Iran forces

Iran ‘thwarts major jihadist bomb plot’ in Tehran and other cities

Iran’s intelligence ministry said Monday it had thwarted a major jihadist plot to carry out bomb attacks in the capital Tehran and other parts of the country, state media reported.

“One of the biggest takfiri-Wahhabi terrorist plots was discovered and foiled,” the official IRNA news agency quoted the ministry as saying, using terms applied by Iran to Sunni extremist groups.

“A series of bomb attacks prepared in various areas deep inside the country and especially in Tehran and some other provinces… were foiled, the terrorists were arrested and a number of ready-made bombs were recovered,” it said.

No more details were provided. The ministry said they were interrogating the suspects and more information would come following investigations “both inside and outside the country.”

The secretary of Iran’s Supreme National Security Council, Ali Shamkhani, told the ISNA news agency the plot included plans for “suicide attacks in Tehran”.

Iran, the predominant Shiite power, has been helping both the governments of Iraq and President Bashar al-Assad’s regime in Syria to battle the Sunni extremist Islamic State group.

Iranian cities have not however faced any serious threat of jihadist attack, with the country’s powerful security forces prioritising the protection of the country’s borders.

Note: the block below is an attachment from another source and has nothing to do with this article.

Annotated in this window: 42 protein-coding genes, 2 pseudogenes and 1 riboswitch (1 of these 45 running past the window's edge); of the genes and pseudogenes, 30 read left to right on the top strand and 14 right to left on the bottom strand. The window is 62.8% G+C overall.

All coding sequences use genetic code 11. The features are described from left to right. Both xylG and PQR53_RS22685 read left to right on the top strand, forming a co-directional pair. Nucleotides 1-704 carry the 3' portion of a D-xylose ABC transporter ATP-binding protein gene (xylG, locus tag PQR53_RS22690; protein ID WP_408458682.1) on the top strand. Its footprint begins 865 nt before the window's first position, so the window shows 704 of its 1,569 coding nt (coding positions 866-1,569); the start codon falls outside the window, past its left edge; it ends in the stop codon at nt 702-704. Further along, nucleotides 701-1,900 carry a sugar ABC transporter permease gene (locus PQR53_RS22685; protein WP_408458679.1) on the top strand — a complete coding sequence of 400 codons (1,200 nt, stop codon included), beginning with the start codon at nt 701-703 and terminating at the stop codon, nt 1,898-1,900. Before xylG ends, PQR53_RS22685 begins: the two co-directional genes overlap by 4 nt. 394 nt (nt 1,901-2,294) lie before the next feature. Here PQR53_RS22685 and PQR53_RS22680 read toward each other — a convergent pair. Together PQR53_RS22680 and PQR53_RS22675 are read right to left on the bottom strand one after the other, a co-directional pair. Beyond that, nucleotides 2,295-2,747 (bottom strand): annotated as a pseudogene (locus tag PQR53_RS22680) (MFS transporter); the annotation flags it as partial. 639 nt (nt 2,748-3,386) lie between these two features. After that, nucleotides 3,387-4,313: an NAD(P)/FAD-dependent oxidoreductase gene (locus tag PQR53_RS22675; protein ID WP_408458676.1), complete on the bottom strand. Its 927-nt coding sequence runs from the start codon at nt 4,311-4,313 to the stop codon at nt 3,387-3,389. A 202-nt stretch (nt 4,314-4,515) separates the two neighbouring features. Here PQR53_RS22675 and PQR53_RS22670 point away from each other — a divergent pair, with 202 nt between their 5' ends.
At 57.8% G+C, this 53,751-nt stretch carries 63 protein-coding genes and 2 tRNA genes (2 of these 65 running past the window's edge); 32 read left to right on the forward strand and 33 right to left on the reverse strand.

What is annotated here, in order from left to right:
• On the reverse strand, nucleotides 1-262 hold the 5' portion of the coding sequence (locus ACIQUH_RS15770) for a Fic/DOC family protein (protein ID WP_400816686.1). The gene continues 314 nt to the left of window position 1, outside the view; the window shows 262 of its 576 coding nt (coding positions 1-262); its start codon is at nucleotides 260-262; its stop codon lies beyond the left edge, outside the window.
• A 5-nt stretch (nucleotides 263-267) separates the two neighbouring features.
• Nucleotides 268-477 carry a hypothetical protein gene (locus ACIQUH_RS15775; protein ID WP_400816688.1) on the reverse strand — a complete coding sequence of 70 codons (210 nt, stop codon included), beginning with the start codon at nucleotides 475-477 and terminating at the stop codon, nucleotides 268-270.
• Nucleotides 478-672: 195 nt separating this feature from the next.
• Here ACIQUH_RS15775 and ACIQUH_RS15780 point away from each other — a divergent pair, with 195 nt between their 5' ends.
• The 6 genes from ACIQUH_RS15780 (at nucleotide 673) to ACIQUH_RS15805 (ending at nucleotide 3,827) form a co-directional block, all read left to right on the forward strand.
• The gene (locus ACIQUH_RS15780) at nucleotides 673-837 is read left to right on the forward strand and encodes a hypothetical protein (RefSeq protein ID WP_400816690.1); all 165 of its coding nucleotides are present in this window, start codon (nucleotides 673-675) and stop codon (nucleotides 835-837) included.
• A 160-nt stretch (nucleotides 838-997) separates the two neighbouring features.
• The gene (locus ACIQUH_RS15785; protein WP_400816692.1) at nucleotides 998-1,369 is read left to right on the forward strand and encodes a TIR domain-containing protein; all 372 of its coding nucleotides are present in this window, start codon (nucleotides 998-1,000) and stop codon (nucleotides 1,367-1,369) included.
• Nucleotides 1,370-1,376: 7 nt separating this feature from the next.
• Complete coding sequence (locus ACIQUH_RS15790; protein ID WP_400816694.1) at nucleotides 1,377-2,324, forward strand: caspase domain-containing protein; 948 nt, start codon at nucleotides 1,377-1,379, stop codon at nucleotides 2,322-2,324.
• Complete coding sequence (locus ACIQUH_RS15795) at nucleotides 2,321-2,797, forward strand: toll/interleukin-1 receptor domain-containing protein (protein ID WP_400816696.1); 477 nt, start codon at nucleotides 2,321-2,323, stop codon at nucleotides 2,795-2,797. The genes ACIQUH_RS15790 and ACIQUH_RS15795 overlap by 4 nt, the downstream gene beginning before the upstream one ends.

In November, Iran’s army conducted exercises close to its border with Afghanistan designed to simulate how it would respond if “terrorist groups” such as IS mounted an attack.

Before the drills in the northeastern province of Khorasan, General Ahmad Reza Pourdastan, the army’s head of ground forces, announced a 40 kilometre (25 mile) limit on the borders with Iraq and Afghanistan, which if breached would trigger action.

“Before the enemy reaches borders, its actions will be neutralised,” he said.

An increased police presence in Tehran in November and December – with armed security forces guarding subway stations and other public areas in Tehran – raised concerns that an attack was possible.

But the capital’s police chief, Hossein Sajedinia, said the presence was only part of “counter-terrorism drills”.

Iranian forces clashed with militants last week on the country’s northwestern and southeastern borders, leaving several dead.

The elite Revolutionary Guards killed 12 Kurdish rebels in fighting near the Iraqi border on Wednesday that also left three members of the Guards dead.

Police said the rebels were members of the Party of Free Life of Kurdistan (PJAK), an Iranian Kurdish group with close links to Turkey’s outlawed Kurdistan Workers’ Party (PKK).

The same day, state television reported that a police officer and five members of Sunni militant group Jaish-ul Adl had been killed in clashes in the southeastern Sistan-Baluchistan province.

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